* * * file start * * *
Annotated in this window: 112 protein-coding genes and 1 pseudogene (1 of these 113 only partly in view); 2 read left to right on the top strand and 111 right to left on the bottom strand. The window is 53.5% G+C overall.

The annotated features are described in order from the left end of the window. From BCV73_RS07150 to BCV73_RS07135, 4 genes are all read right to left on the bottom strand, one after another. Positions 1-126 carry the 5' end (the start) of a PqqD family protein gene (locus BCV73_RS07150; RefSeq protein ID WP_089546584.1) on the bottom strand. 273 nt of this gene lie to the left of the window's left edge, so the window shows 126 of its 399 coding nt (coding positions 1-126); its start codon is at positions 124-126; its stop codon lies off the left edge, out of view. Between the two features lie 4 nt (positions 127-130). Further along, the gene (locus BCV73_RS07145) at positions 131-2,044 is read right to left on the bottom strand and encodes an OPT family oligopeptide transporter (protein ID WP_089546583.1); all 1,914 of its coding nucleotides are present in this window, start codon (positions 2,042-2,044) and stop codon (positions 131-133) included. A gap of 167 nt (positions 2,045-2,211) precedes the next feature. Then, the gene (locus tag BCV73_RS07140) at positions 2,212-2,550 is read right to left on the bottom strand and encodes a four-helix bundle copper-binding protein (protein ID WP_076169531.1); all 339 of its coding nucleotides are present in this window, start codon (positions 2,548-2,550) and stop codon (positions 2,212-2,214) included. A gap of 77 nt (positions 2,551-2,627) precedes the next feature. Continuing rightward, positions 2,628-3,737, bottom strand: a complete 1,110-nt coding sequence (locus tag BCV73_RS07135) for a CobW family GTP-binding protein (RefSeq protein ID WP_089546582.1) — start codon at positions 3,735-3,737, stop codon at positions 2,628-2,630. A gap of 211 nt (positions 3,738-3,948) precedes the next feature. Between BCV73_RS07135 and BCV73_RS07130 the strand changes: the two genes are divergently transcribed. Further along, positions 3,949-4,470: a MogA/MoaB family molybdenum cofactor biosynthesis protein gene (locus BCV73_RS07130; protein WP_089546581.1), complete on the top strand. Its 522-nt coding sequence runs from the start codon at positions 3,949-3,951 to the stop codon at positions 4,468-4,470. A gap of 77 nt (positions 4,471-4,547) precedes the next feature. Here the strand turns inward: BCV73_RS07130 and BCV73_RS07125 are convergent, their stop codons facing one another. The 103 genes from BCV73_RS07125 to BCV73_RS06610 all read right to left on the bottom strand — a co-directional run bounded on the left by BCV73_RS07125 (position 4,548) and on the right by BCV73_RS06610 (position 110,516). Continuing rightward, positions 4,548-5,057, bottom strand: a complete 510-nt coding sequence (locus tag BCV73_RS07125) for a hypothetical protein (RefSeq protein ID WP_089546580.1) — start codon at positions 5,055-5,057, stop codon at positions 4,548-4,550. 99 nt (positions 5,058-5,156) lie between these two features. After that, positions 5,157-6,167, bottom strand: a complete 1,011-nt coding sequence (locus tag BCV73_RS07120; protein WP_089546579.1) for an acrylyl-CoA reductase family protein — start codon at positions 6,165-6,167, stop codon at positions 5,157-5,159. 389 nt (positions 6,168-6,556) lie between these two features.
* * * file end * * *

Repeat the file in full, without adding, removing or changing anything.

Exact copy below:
Annotated in this window: 112 protein-coding genes and 1 pseudogene (1 of these 113 only partly in view); 2 read left to right on the top strand and 111 right to left on the bottom strand. The window is 53.5% G+C overall.

The annotated features are described in order from the left end of the window. From BCV73_RS07150 to BCV73_RS07135, 4 genes are all read right to left on the bottom strand, one after another. Positions 1-126 carry the 5' end (the start) of a PqqD family protein gene (locus BCV73_RS07150; RefSeq protein ID WP_089546584.1) on the bottom strand. 273 nt of this gene lie to the left of the window's left edge, so the window shows 126 of its 399 coding nt (coding positions 1-126); its start codon is at positions 124-126; its stop codon lies off the left edge, out of view. Between the two features lie 4 nt (positions 127-130). Further along, the gene (locus BCV73_RS07145) at positions 131-2,044 is read right to left on the bottom strand and encodes an OPT family oligopeptide transporter (protein ID WP_089546583.1); all 1,914 of its coding nucleotides are present in this window, start codon (positions 2,042-2,044) and stop codon (positions 131-133) included. A gap of 167 nt (positions 2,045-2,211) precedes the next feature. Then, the gene (locus tag BCV73_RS07140) at positions 2,212-2,550 is read right to left on the bottom strand and encodes a four-helix bundle copper-binding protein (protein ID WP_076169531.1); all 339 of its coding nucleotides are present in this window, start codon (positions 2,548-2,550) and stop codon (positions 2,212-2,214) included. A gap of 77 nt (positions 2,551-2,627) precedes the next feature. Continuing rightward, positions 2,628-3,737, bottom strand: a complete 1,110-nt coding sequence (locus tag BCV73_RS07135) for a CobW family GTP-binding protein (RefSeq protein ID WP_089546582.1) — start codon at positions 3,735-3,737, stop codon at positions 2,628-2,630. A gap of 211 nt (positions 3,738-3,948) precedes the next feature. Between BCV73_RS07135 and BCV73_RS07130 the strand changes: the two genes are divergently transcribed. Further along, positions 3,949-4,470: a MogA/MoaB family molybdenum cofactor biosynthesis protein gene (locus BCV73_RS07130; protein WP_089546581.1), complete on the top strand. Its 522-nt coding sequence runs from the start codon at positions 3,949-3,951 to the stop codon at positions 4,468-4,470. A gap of 77 nt (positions 4,471-4,547) precedes the next feature. Here the strand turns inward: BCV73_RS07130 and BCV73_RS07125 are convergent, their stop codons facing one another. The 103 genes from BCV73_RS07125 to BCV73_RS06610 all read right to left on the bottom strand — a co-directional run bounded on the left by BCV73_RS07125 (position 4,548) and on the right by BCV73_RS06610 (position 110,516). Continuing rightward, positions 4,548-5,057, bottom strand: a complete 510-nt coding sequence (locus tag BCV73_RS07125) for a hypothetical protein (RefSeq protein ID WP_089546580.1) — start codon at positions 5,055-5,057, stop codon at positions 4,548-4,550. 99 nt (positions 5,058-5,156) lie between these two features. After that, positions 5,157-6,167, bottom strand: a complete 1,011-nt coding sequence (locus tag BCV73_RS07120; protein WP_089546579.1) for an acrylyl-CoA reductase family protein — start codon at positions 6,165-6,167, stop codon at positions 5,157-5,159. 389 nt (positions 6,168-6,556) lie between these two features.